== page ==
An image of Debbie Harry was captured in monochrome from a video camera and digitized into a graphics program called ProPaint. Warhol manipulated the image adding colour by using flood fills. At present—and whatever else can be said, pro or con, about the effects of digital technology on the arts—there seems to be a strong consensus within the digital art community that it has created a "vast expansion of the creative sphere", i.e. that it has broadened the creative opportunities available to professional and non-professional artists alike. Digital visual art consists of either 2D visual information displayed on an electronic visual display or information mathematically translated into 3D information, viewed through perspective projection on an electronic visual display; the simplest is 2D computer graphics which reflect how you might draw using a pencil and a piece of paper. In this case, the image is on the computer screen and the instrument you draw with might be a tablet stylus or a mouse.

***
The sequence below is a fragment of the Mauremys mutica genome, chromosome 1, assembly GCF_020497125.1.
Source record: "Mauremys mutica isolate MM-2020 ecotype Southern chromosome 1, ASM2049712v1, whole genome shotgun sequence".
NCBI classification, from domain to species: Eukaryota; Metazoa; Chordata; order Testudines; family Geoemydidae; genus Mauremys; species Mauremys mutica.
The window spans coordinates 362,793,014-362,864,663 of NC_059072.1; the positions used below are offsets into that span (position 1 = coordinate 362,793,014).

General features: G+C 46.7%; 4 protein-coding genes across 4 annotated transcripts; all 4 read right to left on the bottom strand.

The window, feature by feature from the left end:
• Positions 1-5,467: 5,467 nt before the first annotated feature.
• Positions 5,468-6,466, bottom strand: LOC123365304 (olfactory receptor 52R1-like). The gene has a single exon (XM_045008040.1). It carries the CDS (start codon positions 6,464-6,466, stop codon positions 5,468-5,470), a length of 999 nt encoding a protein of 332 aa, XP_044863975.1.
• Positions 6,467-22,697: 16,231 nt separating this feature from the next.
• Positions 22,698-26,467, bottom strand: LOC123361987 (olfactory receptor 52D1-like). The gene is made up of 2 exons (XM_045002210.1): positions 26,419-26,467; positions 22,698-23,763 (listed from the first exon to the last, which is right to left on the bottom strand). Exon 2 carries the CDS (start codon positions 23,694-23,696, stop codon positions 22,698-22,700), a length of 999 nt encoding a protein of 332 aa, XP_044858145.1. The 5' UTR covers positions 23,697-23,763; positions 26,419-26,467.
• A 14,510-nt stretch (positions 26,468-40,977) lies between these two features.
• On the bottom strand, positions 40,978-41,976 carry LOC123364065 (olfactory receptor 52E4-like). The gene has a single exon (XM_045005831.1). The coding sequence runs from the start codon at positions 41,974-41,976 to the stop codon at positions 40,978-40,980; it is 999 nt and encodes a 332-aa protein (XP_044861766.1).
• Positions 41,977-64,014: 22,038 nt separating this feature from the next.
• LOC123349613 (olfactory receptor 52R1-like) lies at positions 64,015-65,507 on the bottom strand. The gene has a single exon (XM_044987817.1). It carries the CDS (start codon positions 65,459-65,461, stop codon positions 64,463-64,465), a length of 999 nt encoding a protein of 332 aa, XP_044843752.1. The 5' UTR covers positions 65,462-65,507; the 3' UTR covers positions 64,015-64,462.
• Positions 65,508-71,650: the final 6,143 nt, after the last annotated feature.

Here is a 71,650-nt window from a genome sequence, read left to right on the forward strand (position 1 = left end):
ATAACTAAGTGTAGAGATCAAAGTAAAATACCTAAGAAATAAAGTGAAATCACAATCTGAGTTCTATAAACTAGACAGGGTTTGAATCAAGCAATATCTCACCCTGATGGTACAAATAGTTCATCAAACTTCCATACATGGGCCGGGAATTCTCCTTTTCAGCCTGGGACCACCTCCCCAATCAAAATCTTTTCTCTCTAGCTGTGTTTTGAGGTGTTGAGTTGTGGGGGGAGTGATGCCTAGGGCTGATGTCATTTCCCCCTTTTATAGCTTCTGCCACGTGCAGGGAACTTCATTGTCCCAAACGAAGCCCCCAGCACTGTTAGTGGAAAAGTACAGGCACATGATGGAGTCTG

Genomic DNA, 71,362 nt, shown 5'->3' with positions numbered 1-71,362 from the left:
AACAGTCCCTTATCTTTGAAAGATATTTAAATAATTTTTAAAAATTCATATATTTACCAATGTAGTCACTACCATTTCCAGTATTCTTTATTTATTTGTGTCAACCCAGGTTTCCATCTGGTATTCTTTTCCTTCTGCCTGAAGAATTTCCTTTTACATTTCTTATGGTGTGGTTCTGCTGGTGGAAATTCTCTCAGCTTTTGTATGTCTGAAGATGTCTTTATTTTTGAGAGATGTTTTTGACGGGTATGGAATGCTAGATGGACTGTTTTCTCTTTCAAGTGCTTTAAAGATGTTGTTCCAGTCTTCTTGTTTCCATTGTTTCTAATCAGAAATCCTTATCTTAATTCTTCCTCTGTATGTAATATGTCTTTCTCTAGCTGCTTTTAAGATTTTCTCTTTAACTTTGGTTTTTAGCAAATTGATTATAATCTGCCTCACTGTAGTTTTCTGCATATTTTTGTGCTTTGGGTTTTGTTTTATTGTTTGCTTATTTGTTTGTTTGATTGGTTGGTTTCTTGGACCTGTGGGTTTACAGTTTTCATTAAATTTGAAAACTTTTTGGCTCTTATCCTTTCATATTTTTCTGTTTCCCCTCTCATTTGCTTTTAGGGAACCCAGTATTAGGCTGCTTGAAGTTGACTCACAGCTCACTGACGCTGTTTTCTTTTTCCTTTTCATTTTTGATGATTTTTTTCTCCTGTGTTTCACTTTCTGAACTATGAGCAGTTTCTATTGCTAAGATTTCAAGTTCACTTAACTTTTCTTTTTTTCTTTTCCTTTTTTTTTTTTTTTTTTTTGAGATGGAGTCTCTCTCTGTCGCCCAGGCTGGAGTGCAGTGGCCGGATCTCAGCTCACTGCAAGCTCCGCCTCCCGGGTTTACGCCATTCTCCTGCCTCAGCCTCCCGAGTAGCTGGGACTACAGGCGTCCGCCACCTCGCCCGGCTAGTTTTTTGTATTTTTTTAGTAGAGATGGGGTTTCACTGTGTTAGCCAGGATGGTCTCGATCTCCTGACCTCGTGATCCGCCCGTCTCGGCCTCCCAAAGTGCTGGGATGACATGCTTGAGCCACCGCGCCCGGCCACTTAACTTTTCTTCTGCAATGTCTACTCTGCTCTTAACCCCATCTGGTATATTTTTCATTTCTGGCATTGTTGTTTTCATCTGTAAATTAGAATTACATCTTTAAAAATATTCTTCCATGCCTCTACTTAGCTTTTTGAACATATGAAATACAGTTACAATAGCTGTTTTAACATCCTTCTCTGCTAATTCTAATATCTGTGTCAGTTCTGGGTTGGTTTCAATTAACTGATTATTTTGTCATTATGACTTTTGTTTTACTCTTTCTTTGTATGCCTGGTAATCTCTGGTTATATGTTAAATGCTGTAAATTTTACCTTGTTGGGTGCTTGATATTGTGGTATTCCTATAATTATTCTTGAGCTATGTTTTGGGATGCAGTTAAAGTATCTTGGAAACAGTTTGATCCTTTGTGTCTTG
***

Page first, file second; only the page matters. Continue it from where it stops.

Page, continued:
What is generated on your screen might appear to be drawn with a pencil, pen or paintbrush. The second kind is 3D computer graphics, where the screen becomes a window into a virtual environment, where you arrange objects to be "photographed" by the computer. A 2D computer graphics use raster graphics as their primary means of source data representations, whereas 3D computer graphics use vector graphics in the creation of immersive virtual reality installations. A possible third paradigm is to generate art in 2D or 3D through the execution of algorithms coded into computer programs; this can be considered the native art form of the computer, an introduction to the history of which available in an interview with computer art pioneer Frieder Nake. Fractal art, algorithmic art and real-time generative art are examples. 3D graphics are created via the process of designing imagery from geometric shapes, polygons or NURBS curves to create three-dimensional objects and scenes for use in various media such as film, print, rapid prototyping, games/simulations and special visual effects.